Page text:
A Seeker is a bit like a cop, and their job is to hunt down ‘Devs’ – Deviants. But unlike other Seekers, Floyd is not particularly trigger happy, and as the story begins, he has never killed a Dev in the execution of his duties – which makes him unique.
Floyd hates his job, and sees the hypocrisy in the system he works for, and this eats away at him. To deal with it, he drinks, smokes and takes pills – all ceaselessly and immoderately. This kind of lifestyle leads to a blurred state of mind, part dream, part reality – but all, a living hell. Nearly all of his relationships end up bad, with both his love interest, a woman named ‘Laurel’ Canyon, being relocated (which is a polite way of saying she has been instutionalised as a suspected ‘Dev’), and a friend, a professional cricketer, taken away by the ‘Cricket Police’, for missing a training session.
The world, or all that is left of it – which is Melbourne – is essentially a police state, and the only thing that stops Floyd from being carted away, is that he is one of the policiers – and even then he appears to be walking a tightrope.
If your a fan of the series Department S (and why wouldn’t you be?), the chapter entitled ‘jack your kitsch up’ will delight you no end. Our hero, Floyd and his partner Hank, are preparing to go into Richmond area – which is now a no-go zone – to track down five heavily armed Devs. Along for the ride area television crew, to film the incursion. The television network covering this incursion is ITC. The reporter on the scene is a man named Montgomery Berman, the camera operator is Stew Sullivan and their assistant is a young girl called Anabelle. For those who don’t remember, Monty Berman was one of the creators of Department S (he was also a co-producer of The Saint, with Roger Moore). And in the series Department S, Stewart Sullivan was the name of the character played by Joel Fabiani, and Anabelle Hurst was played by Rosemary Nicols. You’re forgiven for not remembering Sullivan or Rosemary, as they were overshadowed by Peter Wyngarde as the flamboyant Jason King.
This operation opens up a new world for Floyd. Once the footage of the operation is shown on TV, he becomes a minor celebrity, and he is promoted to being what is called an ‘Observer’. An Observer watches operations from the wings, with news crews gathered around – and Floyd is expected to comment on the operations for the news services.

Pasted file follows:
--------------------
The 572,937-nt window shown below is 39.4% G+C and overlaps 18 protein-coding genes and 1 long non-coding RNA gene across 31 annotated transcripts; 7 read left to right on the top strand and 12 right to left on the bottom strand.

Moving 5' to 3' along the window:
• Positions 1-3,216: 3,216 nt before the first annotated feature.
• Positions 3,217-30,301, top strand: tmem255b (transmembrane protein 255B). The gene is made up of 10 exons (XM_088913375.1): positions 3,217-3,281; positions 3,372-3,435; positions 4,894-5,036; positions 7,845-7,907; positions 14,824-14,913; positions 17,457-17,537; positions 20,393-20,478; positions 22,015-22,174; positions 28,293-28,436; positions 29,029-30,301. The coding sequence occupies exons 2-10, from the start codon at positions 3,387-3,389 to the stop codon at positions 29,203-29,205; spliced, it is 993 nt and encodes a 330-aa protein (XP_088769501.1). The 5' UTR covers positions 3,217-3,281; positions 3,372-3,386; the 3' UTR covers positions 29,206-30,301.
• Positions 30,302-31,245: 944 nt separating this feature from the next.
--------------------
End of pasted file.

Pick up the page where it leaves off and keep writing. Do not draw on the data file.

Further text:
The villain of the piece is the head honcho for an evil big business conglomerate named Hylax – think ‘Big Brother’. His name is Wolram E. Deaps, which is an anagram of Marlowe Spade. Philip Marlowe being the battered hero in many of Raymond Chandler’s hard boiled mysteries, and Sam Spade being the hero of Dashiell Hammett’s The Maltese Falcon. Of course, both Marlowe and Spade were played by Humphrey Bogart in celebrated movies made in the 1940s.
As I suggested earlier, Tobacco-Stained Mountain Goat is a retro pop culturist’s dream – and while that delighted me no end, and if you’ll forgive the self indulgence (and ego trip), I probably have watched and read more of the in-joke material referenced in the story than the majority of readers (and I am sure I missed some of the references). And therefore I would assume many other readers may find these references fly over their head, or at worst seem to be padding, or down right confusing. There is a glossary at the back, which outlines the many sources, but if you are not familiar with the source material to begin with, knowing its title, isn’t much good.
Some of you are probably wondering about the title itself, Tobacco-Stained Mountain Goat? It’s a line lifted from the movie That Certain Feeling, starring Bob Hope, Eva Marie Saint, and George Sanders. In the film, Sanders refers to a dog as a ‘Tobacco-Stained Mountain Goat’. Said goat can be seen on the poster on the right.
So with that, I will leave it for you to decide. If you’re knowledgeable about George Sanders, Chandler, Bogart, Siamese Vodka, Hitchcock and more, then this may be the book you’re looking for. If not, you may find it confusing, and full of pointless chatter. I hope that makes sense?
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Or you can order it online from Another Sky Press for $4.74 + P&H. Note, Another Sky has a great philosophy – providing a trade paperback at the cost price of production, but encouraging readers to “donate” more if they believe the artist behind the book deserves it.